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Cumberland County taking a six-month pause on wind farm development  

Credit:  Darrell Cole | SaltWire | January 11, 2022 | www.saltwire.com ~~

UPPER NAPPAN – As Cumberland County considers a six-month moratorium on the development of new wind farms, the group behind a proposed 100-megawatt project in the Wentworth Valley suggests a halt could kill the wind industry in that part of Nova Scotia.

Speaking to a Municipality of Cumberland public hearing, which was held virtually, Paul Pynn of Higgins Mountain Wind Farm lobbied against a moratorium, fearing it could impact his company’s plans for a project along the Cumberland and Colchester border.

“By undertaking a wholesale review of wind farm development at this specific time, we believe the county is putting projects like this in Cumberland County at a disadvantage in relation to other projects in other counties across Nova Scotia,” Pynn told the hearing. “This will send a strong signal to developers around the world that it is risky to develop good and responsible clean energy projects in the county. We believe this could drive good projects and their benefits to other counties.”

Responding to concerns from residents in the Wentworth Valley area who are opposed to the Higgins Mountain project, the municipality wants a timeout of sorts to review and possibly update its land-use bylaw. It has the option of taking another six months if needed.

Cumberland County Mayor Murray Scott said it’s not the municipality’s intention to stifle development, but he feels the bylaws need to be updated to keep up with changes to the wind industry.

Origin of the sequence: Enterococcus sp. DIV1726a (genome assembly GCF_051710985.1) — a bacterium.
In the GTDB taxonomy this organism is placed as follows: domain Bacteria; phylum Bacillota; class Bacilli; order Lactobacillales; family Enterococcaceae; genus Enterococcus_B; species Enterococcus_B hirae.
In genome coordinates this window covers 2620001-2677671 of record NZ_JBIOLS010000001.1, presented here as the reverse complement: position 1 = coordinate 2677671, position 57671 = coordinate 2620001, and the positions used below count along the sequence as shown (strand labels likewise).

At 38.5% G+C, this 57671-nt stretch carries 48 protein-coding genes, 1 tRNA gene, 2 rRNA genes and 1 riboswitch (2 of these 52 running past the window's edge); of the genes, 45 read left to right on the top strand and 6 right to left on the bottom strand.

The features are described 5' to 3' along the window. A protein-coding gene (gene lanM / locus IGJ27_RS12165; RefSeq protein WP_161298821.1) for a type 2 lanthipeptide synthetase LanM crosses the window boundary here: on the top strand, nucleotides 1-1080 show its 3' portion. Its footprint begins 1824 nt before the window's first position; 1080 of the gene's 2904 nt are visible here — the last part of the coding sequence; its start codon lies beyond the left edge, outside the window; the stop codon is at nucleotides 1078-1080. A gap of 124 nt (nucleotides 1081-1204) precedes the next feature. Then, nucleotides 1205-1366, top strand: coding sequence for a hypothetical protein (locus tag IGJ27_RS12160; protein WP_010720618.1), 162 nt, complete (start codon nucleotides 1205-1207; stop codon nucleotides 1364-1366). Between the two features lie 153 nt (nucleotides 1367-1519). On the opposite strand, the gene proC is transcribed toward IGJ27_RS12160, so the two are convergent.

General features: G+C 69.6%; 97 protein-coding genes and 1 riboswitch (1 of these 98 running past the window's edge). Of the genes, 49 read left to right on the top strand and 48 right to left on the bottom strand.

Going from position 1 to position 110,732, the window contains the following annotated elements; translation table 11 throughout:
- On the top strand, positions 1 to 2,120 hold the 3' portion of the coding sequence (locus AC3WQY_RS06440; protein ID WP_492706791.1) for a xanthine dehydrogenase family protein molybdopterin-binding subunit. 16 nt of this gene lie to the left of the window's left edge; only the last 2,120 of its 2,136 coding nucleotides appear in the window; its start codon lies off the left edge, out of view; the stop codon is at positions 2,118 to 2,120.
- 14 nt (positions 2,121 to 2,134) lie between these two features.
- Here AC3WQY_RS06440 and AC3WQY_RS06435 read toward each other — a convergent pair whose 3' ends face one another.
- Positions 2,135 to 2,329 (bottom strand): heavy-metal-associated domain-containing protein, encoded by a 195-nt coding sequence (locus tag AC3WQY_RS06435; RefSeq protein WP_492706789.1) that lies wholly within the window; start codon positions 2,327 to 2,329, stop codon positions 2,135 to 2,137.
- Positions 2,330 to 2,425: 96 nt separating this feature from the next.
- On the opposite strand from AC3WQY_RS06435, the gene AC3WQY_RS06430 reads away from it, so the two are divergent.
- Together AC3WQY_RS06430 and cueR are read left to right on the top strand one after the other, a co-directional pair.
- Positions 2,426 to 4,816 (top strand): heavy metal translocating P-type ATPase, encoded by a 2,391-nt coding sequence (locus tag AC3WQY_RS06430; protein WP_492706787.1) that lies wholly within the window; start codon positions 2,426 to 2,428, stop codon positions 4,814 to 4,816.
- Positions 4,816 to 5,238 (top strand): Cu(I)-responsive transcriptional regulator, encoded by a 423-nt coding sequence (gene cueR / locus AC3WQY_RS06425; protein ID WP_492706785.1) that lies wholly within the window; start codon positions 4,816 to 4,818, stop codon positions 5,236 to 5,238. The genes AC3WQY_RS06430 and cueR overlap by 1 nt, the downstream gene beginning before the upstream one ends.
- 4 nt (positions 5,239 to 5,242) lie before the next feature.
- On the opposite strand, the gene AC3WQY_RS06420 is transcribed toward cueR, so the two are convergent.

“Our bylaws are 14 years old and were developed when wind turbines were 150 or 200 feet tall. There wasn’t as much development as there is today,” Scott said in a separate interview with SaltWire Network. “The industry has come a long way since then, but as the current bylaws are written, the community has virtually no say about where these turbines are located. These new turbines are 600 feet high.”

He said it’s important for the county to take the time to look at where it’s going with wind development to make sure it’s done right and with community participation, whether through plebiscites or mandatory community partnerships.

Scott said another issue that needs to be addressed is decommissioning old turbines.

“We have turbines on Higgins Mountain and Rodney that haven’t turned in years. There is absolutely no responsibility on anyone to take those down or remediate the properties,” Scott said. “We have to modernize our bylaws before our communities are overrun with these turbines. I believe in green energy, but not at all costs. We have to make sure we’re doing things right because once those towers are up, there’s no turning back.”

Carol Hyslop, who lives in Wentworth, told the hearing she favours the moratorium, adding it has been her experience that “such projects are hurriedly put through the required processes without due thought and limited public input.”

She said it’s time the quality of life of people living near turbines is given prominent and serious consideration.

“As far as that project is concerned, I can see no advantage to my community, either in long-term employment or in the cost of electricity, and can see many disadvantages both in animal habitat in an area already decimated by clearcutting and in human habitat,” Hyslop said in her written submission.

Hyslop said she’s not against green energy development, but wonders if the “same old, same old is being disguised as green.”

She said constructing large towers to produce electricity for other places, such as the United States, cannot be seen as a plus for the community.

The county is expected to make a decision on the moratorium on Wednesday, Jan. 12.